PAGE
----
Passiflora incarnata

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Common name: purple passionflower [1], maypop [2]

Passiflora incarnata
Passiflora incarnata SEF.jpg
Photo by John Gwaltney hosted at Southeastern
Scientific classification
Kingdom: Plantae
Division: Magnoliophyta - Flowering plants
Class: Magnoliopsida - Dicots
Order: Violales
Family: Passifloraceae
Genus: Passiflora
Species: P. incarnata
Binomial name
Passiflora incarnata
Natural range of Passiflora incarnata from USDA NRCS Plants Database.

Taxonomic Notes

Synonyms: none

Varieties: none


P. incarnata is a perennial forb/herb/vine of the Passifloraceae family native to North America. [1]


P. incarnata is found in the southeastern corner of the United States. [1]



P. incarnata proliferates in roadsides, fencerows, thickets, and fields. [2] Specimens have been collected from pine flatwoods, fields, roadside, live oak hammock, old field, sandysoils, fence row, open pasture, waste area, old brick wall, and shore of lake. [3]


P. incarnata has been observed flowering April through August and in October. [4] This plant is a smooth vine with finely hairy stems climbing to a height of 10 to 30 feet. Its smooth or somewhat hairy leaves, 3 to 5 inches broad, consist of three oval or egg-shaped lobes with finely toothed margins. The flowers, which appear from May to July, are solitary and are characterized by a lavender and purple or pink and purple fringe 1 1/2 to 2 inches broad. The plant produces smooth, yellow, many-seeded, edible fruit almost 2 inches long, called maypops. [5]

Seed dispersal

This species is thought to be dispersed by consumption by vertebrates. [6]

Conservation and Management

P. incarnata is listed as rare by the Indiana Department of Natural Resources Division of Nature Preserves, as threatened by the Ohio Department of Natural Resources Division of Natural Areas and Preserves, and as a weedy or invasive species by the University Press of Kentucky and the Southern Weed Science Society. [1]

Cultivation and restoration

Photo Gallery

References and notes

  1. 1.0 1.1 1.2 1.3 USDA Plant Database
  2. 2.0 2.1 Weakley, A. S. (2015). Flora of the Southern and Mid-Atlantic States. Chapel Hill, NC, University of North Carolina Herbarium.
  3. URL: Last accessed: June 2018. Collectors: D.L. Fichtner, P.L. Redfearn, Jean Wooten, O. Lakela, P.O. Schallert, Lovett Williams Jr., J.P. Gillespie, William Masters, S.W. Leonard, Gwynn Ramsey, Larry Stripling, R.K. Godfrey, Kurt Blum, Dave Breil, David Thompson, Nancy Caswell, Michael Cartrett, R.F. Doren, Kathy Craddock Burks, Gary Knight, Robert Kral, N.C. Henderson, R.F> Christensen, Samuel B. Jones, John Bruza, H.F.L. Rock, Norma Hammill, Roomie Wilson, William Gills, A.E. Radford, Lindheimer, Loran Anderson, Kevin Oakes, Chris Cooksey, Lise Keppner, William Platt, John Nelson, Robert Loftin, B.J., Wm. Damiano, E.C. Prichard, James Shelley, Jo Davidsmeyer, Shirley Wingfield. States and counties: Florida (Leon, Polk, Levy, Hillsborough, Seminole, Franklin, Orange, Madison, Dixie, Jackson, Jefferson, Calhoun, Wakulla, Washington, Volusia, Lake) Georgia (Towns, Thomas, Grady, Cobb, Calhoun, Mitchell) Tennessee (Davidson, Montgomery) Missouri (Christen, Bates) Mississippi (Pike, Forrest, Lincoln) Alabama (Geneva) Louisiana (Jefferson, Oachita) South Carolina (Richland, Bamberg) North Carolina (Martin) Texas (Comanche)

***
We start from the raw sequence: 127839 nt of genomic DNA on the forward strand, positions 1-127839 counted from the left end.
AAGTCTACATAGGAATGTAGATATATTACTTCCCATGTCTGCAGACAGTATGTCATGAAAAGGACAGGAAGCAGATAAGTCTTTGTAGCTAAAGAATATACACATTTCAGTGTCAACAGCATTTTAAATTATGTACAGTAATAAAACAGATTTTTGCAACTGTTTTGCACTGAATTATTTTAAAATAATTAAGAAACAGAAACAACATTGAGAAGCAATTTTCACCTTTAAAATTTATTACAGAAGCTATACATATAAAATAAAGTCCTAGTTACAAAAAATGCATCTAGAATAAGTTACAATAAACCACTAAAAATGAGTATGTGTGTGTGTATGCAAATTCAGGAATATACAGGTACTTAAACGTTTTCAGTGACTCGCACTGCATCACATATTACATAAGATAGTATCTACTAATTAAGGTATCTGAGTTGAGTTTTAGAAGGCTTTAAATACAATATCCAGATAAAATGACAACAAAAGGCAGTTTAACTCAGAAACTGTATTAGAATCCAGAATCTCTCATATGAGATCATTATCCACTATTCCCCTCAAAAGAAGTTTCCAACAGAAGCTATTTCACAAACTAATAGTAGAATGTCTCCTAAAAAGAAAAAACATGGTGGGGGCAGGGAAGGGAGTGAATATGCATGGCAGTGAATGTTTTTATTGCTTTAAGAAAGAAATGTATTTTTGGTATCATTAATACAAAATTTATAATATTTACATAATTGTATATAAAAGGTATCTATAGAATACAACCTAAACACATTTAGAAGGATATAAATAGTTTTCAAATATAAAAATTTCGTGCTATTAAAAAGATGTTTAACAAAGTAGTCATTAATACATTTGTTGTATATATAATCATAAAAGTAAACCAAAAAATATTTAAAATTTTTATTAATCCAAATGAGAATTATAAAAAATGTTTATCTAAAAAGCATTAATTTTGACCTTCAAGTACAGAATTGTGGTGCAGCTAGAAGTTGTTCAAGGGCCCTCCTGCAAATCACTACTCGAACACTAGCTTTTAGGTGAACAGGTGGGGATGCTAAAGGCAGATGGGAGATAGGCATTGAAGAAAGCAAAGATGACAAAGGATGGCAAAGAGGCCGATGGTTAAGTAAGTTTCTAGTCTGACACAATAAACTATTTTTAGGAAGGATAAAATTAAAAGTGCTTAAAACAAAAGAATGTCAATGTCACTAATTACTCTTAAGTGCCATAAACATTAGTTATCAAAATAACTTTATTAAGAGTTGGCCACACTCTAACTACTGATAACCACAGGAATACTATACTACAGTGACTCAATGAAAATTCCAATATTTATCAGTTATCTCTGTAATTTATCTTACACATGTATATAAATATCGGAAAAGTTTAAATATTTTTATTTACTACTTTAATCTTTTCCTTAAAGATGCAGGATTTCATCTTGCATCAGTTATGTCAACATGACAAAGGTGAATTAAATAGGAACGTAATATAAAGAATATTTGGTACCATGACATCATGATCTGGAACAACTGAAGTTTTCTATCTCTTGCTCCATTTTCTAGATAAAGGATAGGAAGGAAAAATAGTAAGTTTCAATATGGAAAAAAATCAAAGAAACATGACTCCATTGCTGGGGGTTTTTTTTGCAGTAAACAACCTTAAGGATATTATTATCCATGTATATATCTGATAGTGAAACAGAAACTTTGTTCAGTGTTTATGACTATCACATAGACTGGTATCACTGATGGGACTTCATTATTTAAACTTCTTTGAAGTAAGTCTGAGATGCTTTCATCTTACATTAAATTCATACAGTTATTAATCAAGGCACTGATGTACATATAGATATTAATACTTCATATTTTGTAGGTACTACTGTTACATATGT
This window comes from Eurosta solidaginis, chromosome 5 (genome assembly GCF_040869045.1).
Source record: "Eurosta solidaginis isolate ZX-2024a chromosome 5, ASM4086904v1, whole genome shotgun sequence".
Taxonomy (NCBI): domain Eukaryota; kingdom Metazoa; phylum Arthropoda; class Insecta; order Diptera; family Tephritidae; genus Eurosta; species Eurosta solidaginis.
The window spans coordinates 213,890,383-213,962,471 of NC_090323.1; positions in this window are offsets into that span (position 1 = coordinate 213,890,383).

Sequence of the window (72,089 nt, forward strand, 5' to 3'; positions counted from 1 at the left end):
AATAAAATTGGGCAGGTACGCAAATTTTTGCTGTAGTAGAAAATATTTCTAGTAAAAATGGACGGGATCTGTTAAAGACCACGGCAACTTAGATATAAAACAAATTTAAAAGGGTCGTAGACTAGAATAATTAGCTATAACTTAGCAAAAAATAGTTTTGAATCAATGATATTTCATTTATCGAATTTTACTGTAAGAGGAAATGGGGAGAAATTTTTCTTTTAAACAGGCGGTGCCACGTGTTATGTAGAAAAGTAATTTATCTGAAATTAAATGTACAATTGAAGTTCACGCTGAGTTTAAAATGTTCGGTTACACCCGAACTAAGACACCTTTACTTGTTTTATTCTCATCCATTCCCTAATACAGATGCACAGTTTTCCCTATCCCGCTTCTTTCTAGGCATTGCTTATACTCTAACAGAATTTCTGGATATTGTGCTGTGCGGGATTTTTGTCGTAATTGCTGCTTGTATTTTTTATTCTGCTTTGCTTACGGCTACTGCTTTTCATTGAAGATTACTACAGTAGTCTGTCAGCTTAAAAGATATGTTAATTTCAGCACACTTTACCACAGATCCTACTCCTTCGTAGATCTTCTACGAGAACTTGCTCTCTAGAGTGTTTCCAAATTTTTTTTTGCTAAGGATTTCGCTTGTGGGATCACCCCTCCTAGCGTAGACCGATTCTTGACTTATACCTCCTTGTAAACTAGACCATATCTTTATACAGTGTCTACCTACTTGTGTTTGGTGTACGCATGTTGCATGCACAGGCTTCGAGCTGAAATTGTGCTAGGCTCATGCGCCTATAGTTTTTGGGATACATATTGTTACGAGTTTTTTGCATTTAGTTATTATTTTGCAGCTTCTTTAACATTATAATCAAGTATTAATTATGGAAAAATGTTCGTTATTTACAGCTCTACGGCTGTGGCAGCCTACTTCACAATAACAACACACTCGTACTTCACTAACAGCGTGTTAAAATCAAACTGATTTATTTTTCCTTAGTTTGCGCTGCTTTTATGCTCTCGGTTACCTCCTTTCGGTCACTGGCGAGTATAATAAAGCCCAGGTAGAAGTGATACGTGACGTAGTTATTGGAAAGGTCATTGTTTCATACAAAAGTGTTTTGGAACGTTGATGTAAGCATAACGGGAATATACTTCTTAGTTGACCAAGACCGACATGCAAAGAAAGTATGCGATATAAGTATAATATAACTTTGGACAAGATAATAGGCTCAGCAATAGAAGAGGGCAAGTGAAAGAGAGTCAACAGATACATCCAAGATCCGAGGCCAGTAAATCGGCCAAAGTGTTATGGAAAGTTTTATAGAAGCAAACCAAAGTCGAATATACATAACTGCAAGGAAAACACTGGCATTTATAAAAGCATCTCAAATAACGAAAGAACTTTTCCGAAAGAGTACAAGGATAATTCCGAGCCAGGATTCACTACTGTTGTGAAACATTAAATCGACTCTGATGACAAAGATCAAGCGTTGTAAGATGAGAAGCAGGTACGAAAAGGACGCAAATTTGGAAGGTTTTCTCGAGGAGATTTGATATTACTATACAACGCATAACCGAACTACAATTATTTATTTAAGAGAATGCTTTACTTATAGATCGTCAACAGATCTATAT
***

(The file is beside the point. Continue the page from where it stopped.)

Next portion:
4. Nelson, G. PanFlora: Plant data for the eastern United States with emphasis on the Southeastern Coastal Plains, Florida, and the Florida Panhandle. Accessed: 24 MAY 2018
  5. Sievers, A. F. (1930). American medicinal plants of commercial importance. Washington, USDA.
  6. Kirkman, L. Katherine. Unpublished database of seed dispersal mode of plants found in Coastal Plain longleaf pine-grasslands of the Jones Ecological Research Center, Georgia.